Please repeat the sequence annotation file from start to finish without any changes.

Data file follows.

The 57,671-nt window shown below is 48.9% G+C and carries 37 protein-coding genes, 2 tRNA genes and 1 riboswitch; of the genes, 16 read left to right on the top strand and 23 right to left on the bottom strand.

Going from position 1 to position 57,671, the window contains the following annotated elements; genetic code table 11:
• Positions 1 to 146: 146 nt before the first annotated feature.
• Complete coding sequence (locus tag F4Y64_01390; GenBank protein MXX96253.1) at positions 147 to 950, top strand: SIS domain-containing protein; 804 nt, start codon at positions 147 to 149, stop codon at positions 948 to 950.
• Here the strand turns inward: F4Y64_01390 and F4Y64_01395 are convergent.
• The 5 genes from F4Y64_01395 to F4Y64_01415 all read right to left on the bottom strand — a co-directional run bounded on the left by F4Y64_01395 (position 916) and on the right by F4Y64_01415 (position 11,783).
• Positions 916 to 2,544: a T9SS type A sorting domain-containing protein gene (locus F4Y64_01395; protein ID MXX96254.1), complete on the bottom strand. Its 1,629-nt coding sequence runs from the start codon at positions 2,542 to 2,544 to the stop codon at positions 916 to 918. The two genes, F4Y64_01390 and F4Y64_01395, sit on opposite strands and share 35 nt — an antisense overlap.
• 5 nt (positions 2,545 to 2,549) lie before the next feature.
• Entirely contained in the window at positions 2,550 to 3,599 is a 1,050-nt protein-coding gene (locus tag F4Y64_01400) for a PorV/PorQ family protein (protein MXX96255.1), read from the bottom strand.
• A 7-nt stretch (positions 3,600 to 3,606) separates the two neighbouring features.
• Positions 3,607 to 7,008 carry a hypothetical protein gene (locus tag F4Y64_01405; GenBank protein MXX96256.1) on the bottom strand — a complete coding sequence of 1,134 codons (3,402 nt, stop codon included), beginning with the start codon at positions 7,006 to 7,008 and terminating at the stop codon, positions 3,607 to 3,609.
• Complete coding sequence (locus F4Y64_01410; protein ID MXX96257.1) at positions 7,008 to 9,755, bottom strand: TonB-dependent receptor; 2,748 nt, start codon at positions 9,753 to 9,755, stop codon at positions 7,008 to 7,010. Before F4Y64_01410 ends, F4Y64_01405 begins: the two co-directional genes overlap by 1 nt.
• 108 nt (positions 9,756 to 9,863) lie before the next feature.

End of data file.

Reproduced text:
The 57,671-nt window shown below is 48.9% G+C and carries 37 protein-coding genes, 2 tRNA genes and 1 riboswitch; of the genes, 16 read left to right on the top strand and 23 right to left on the bottom strand.

Going from position 1 to position 57,671, the window contains the following annotated elements; genetic code table 11:
• Positions 1 to 146: 146 nt before the first annotated feature.
• Complete coding sequence (locus tag F4Y64_01390; GenBank protein MXX96253.1) at positions 147 to 950, top strand: SIS domain-containing protein; 804 nt, start codon at positions 147 to 149, stop codon at positions 948 to 950.
• Here the strand turns inward: F4Y64_01390 and F4Y64_01395 are convergent.
• The 5 genes from F4Y64_01395 to F4Y64_01415 all read right to left on the bottom strand — a co-directional run bounded on the left by F4Y64_01395 (position 916) and on the right by F4Y64_01415 (position 11,783).
• Positions 916 to 2,544: a T9SS type A sorting domain-containing protein gene (locus F4Y64_01395; protein ID MXX96254.1), complete on the bottom strand. Its 1,629-nt coding sequence runs from the start codon at positions 2,542 to 2,544 to the stop codon at positions 916 to 918. The two genes, F4Y64_01390 and F4Y64_01395, sit on opposite strands and share 35 nt — an antisense overlap.
• 5 nt (positions 2,545 to 2,549) lie before the next feature.
• Entirely contained in the window at positions 2,550 to 3,599 is a 1,050-nt protein-coding gene (locus tag F4Y64_01400) for a PorV/PorQ family protein (protein MXX96255.1), read from the bottom strand.
• A 7-nt stretch (positions 3,600 to 3,606) separates the two neighbouring features.
• Positions 3,607 to 7,008 carry a hypothetical protein gene (locus tag F4Y64_01405; GenBank protein MXX96256.1) on the bottom strand — a complete coding sequence of 1,134 codons (3,402 nt, stop codon included), beginning with the start codon at positions 7,006 to 7,008 and terminating at the stop codon, positions 3,607 to 3,609.
• Complete coding sequence (locus F4Y64_01410; protein ID MXX96257.1) at positions 7,008 to 9,755, bottom strand: TonB-dependent receptor; 2,748 nt, start codon at positions 9,753 to 9,755, stop codon at positions 7,008 to 7,010. Before F4Y64_01410 ends, F4Y64_01405 begins: the two co-directional genes overlap by 1 nt.
• 108 nt (positions 9,756 to 9,863) lie before the next feature.